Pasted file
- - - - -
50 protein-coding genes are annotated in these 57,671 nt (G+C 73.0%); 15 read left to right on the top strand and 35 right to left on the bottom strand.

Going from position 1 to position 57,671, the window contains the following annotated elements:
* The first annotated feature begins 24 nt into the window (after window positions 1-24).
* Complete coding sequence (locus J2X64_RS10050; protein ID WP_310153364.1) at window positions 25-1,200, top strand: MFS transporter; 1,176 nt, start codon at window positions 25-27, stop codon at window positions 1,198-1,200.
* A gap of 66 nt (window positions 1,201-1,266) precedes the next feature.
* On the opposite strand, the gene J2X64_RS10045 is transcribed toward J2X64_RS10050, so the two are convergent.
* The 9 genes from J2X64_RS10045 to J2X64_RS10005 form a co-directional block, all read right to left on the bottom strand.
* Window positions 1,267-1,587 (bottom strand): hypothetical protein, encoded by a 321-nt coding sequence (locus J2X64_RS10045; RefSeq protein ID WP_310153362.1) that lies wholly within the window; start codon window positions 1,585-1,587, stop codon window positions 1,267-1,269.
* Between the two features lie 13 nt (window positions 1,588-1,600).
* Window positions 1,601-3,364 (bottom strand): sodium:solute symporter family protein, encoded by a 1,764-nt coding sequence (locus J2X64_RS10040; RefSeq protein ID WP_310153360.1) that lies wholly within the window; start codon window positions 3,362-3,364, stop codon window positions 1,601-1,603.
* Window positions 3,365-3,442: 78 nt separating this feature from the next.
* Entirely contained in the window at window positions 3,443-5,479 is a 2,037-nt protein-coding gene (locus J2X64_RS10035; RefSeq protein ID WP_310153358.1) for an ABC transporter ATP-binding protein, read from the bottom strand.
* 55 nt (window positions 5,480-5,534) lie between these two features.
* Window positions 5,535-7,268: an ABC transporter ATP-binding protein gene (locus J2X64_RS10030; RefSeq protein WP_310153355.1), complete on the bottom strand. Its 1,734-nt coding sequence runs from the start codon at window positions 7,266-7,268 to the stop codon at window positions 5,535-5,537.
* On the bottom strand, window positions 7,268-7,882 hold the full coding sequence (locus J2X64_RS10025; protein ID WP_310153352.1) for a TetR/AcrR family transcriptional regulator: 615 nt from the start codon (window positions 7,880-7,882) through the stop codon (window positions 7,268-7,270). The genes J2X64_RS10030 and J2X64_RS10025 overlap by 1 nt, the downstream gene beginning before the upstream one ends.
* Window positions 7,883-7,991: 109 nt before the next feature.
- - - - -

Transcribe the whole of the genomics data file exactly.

50 protein-coding genes are annotated in these 57,671 nt (G+C 73.0%); 15 read left to right on the top strand and 35 right to left on the bottom strand.

Going from position 1 to position 57,671, the window contains the following annotated elements:
* The first annotated feature begins 24 nt into the window (after window positions 1-24).
* Complete coding sequence (locus J2X64_RS10050; protein ID WP_310153364.1) at window positions 25-1,200, top strand: MFS transporter; 1,176 nt, start codon at window positions 25-27, stop codon at window positions 1,198-1,200.
* A gap of 66 nt (window positions 1,201-1,266) precedes the next feature.
* On the opposite strand, the gene J2X64_RS10045 is transcribed toward J2X64_RS10050, so the two are convergent.
* The 9 genes from J2X64_RS10045 to J2X64_RS10005 form a co-directional block, all read right to left on the bottom strand.
* Window positions 1,267-1,587 (bottom strand): hypothetical protein, encoded by a 321-nt coding sequence (locus J2X64_RS10045; RefSeq protein ID WP_310153362.1) that lies wholly within the window; start codon window positions 1,585-1,587, stop codon window positions 1,267-1,269.
* Between the two features lie 13 nt (window positions 1,588-1,600).
* Window positions 1,601-3,364 (bottom strand): sodium:solute symporter family protein, encoded by a 1,764-nt coding sequence (locus J2X64_RS10040; RefSeq protein ID WP_310153360.1) that lies wholly within the window; start codon window positions 3,362-3,364, stop codon window positions 1,601-1,603.
* Window positions 3,365-3,442: 78 nt separating this feature from the next.
* Entirely contained in the window at window positions 3,443-5,479 is a 2,037-nt protein-coding gene (locus J2X64_RS10035; RefSeq protein ID WP_310153358.1) for an ABC transporter ATP-binding protein, read from the bottom strand.
* 55 nt (window positions 5,480-5,534) lie between these two features.
* Window positions 5,535-7,268: an ABC transporter ATP-binding protein gene (locus J2X64_RS10030; RefSeq protein WP_310153355.1), complete on the bottom strand. Its 1,734-nt coding sequence runs from the start codon at window positions 7,266-7,268 to the stop codon at window positions 5,535-5,537.
* On the bottom strand, window positions 7,268-7,882 hold the full coding sequence (locus J2X64_RS10025; protein ID WP_310153352.1) for a TetR/AcrR family transcriptional regulator: 615 nt from the start codon (window positions 7,880-7,882) through the stop codon (window positions 7,268-7,270). The genes J2X64_RS10030 and J2X64_RS10025 overlap by 1 nt, the downstream gene beginning before the upstream one ends.
* Window positions 7,883-7,991: 109 nt before the next feature.